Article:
After a long hiatus, Morena Reservoir is back in service…for now
Posted by George J Janczyn on December 11, 2013
[updated with an additional image of Barrett Dam]
After a nearly 7-year break in operations—with a brief restart in February this year only to be halted again—water from Morena Reservoir is again flowing toward the City of San Diego.
From Morena to San Diego
Morena Reservoir is located in East County about 45 miles from San Diego, near Campo. Water released from Morena flows down Hauser Canyon and into Barrett Reservoir (all photos can be clicked for enlargement).
Barrett is situated about 10 miles west of Morena, at the confluence of Cottonwood and Pine Valley creeks. Water is then released from Barrett and conveyed via the Dulzura Conduit to the Lower Otay Reservoir where it is treated and delivered to San Diego residents.
The Dulzura Conduit is a critical component making the whole system work.
The Dulzura Conduit is a 13-mile-long aqueduct beginning at Barrett, mostly concrete-lined but partly flumes, pipelines, and tunnels. Passing through remote and rugged terrain the Conduit diverts water west to Dulzura Creek leading to the Otay River. The water then flows through the river channel into the Lower Otay Reservoir.
Without the Dulzura Conduit serving as a diversion at Barrett, water released at the dam would otherwise continue down Cottonwood Creek which flows south into Mexico and joins the Tijuana River.
The Conduit was originally built in 1907-1909 by the Southern California Mountain Water Company under control of John D. Spreckels.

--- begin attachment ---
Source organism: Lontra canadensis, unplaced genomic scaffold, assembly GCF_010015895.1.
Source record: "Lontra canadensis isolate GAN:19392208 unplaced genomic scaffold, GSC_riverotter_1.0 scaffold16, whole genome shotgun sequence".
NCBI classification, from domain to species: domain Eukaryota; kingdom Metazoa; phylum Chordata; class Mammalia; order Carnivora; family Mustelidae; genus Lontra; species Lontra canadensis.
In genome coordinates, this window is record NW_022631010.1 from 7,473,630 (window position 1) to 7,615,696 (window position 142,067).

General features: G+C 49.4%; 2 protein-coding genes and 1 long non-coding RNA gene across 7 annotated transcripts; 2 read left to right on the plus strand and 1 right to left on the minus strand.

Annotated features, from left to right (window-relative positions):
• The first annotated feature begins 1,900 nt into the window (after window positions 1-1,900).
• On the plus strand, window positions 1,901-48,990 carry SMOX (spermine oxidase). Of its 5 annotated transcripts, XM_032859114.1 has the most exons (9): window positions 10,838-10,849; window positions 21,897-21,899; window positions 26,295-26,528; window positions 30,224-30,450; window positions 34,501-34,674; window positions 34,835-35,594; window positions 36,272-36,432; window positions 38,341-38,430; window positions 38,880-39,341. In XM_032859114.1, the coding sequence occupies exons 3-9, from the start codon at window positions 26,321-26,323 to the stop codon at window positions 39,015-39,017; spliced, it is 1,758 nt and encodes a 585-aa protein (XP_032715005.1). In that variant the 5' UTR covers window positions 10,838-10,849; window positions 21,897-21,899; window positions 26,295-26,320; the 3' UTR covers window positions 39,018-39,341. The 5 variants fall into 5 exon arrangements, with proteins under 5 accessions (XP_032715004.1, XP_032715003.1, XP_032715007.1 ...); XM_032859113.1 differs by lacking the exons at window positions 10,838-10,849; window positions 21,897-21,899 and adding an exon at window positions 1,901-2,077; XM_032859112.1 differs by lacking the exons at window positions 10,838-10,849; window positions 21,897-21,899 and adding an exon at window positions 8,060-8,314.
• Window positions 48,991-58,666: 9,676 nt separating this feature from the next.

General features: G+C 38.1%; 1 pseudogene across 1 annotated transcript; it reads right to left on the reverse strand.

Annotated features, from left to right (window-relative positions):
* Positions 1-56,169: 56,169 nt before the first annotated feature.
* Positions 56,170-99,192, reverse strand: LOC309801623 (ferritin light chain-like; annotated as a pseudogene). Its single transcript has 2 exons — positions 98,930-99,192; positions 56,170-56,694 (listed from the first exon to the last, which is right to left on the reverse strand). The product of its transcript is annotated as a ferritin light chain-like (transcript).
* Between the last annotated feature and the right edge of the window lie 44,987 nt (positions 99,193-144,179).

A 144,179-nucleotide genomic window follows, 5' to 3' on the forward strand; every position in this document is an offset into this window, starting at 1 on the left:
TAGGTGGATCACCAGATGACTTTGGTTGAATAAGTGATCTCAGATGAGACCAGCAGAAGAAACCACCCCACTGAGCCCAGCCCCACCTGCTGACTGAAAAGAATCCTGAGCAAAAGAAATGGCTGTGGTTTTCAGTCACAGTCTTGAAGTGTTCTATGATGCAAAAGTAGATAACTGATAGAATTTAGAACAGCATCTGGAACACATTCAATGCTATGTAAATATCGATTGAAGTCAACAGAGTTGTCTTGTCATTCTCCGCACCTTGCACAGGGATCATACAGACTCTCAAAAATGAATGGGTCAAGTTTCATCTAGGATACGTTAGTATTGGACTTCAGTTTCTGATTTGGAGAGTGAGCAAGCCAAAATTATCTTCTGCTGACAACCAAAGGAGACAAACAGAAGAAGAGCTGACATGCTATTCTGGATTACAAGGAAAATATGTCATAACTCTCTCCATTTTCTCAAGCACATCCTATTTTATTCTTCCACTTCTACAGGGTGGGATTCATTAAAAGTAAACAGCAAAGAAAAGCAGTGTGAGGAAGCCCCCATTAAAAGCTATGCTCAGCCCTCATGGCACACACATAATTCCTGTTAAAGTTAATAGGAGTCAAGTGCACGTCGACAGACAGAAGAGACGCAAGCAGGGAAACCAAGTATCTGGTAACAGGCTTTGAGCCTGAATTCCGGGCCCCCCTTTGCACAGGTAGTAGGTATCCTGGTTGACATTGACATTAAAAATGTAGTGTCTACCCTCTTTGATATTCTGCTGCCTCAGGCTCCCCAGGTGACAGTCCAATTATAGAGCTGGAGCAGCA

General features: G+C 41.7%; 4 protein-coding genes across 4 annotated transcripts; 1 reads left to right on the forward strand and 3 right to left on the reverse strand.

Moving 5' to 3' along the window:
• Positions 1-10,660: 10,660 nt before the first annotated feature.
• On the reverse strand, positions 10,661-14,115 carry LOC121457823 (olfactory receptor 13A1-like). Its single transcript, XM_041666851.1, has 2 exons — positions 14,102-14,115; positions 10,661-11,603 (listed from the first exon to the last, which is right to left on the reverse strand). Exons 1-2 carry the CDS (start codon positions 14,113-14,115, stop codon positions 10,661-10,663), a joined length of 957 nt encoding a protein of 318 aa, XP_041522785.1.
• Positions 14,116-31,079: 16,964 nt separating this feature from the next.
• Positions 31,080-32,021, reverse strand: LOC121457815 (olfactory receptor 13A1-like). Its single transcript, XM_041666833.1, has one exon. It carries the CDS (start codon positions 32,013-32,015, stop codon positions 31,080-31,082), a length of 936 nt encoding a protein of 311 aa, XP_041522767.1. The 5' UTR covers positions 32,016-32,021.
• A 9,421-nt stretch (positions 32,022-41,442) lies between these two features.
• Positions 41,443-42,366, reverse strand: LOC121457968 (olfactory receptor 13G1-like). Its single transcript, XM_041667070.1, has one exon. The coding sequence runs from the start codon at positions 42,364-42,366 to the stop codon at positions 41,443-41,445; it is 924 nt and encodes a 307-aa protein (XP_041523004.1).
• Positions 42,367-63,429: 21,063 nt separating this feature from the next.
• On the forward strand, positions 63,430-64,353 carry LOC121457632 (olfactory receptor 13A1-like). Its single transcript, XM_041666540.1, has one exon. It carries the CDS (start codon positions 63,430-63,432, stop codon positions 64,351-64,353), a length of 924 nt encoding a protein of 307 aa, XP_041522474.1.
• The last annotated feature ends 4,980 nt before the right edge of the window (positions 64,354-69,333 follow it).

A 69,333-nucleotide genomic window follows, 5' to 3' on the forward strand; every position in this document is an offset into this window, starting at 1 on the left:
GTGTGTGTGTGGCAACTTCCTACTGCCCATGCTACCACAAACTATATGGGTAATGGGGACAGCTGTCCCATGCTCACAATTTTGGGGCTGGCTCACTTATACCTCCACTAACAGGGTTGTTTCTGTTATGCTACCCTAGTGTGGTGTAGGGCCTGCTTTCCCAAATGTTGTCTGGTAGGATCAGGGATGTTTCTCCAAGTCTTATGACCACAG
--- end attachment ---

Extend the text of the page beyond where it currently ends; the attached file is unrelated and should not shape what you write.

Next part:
Rain and fire
The Conduit was renovated in the mid-1990s to replace the original wooden flumes and trestles with steel pipe on concrete and steel supports. Because of the remote location, helicopters were needed to support many aspects of the project.
In 2004-2005, however, heavy rains severely damaged the Conduit. Before repairs could be performed, the Harris Fire in 2007 caused further damage. Extensive repairs had to be planned, funded, and carried out.
The Conduit, with a capacity to move close to 40 million gallons per day, finally became operational beginning January 2011.
The Conduit came online just in time because that’s when Mayor Jerry Sanders ordered the Public Utilities Department (PUD) to absorb the 2012 rate increase for imported water purchased from the San Diego County Water Authority (SDCWA) instead of passing along the increase to San Diego ratepayers. PUD was to absorb the expense in part by drawing down local reservoirs (including Morena) so that less imported water would need to be purchased, and also by cutting staff and implementing “efficiencies.” In 2012, Sanders renewed ordered PUD to continue absorbing costs when SDCWA announced imported rate increases for 2013.
Morena drawdown encounters resistance
By 2013, enough water had been removed from Barrett that the City could start taking water from Morena. The original plan was to release about 20 million gallons per day from Morena to Barrett between February and June 2013. This was expected to save about $5 million in avoided imported water purchases. However, objections from the County of San Diego caused operations to halt in March 2013.
While the City owns the Morena dam, reservoir, and land around the reservoir, it has a lease agreement with the County which maintains the area for recreational purposes. The County said it felt that drawing down the reservoir would have negative consequences for recreational users, local residents, and the environment, and it requested that less water be taken. The ensuing controversy about this is documented in this East County Magazine story by Miriam Raftery and discussed further in this Reddit thread.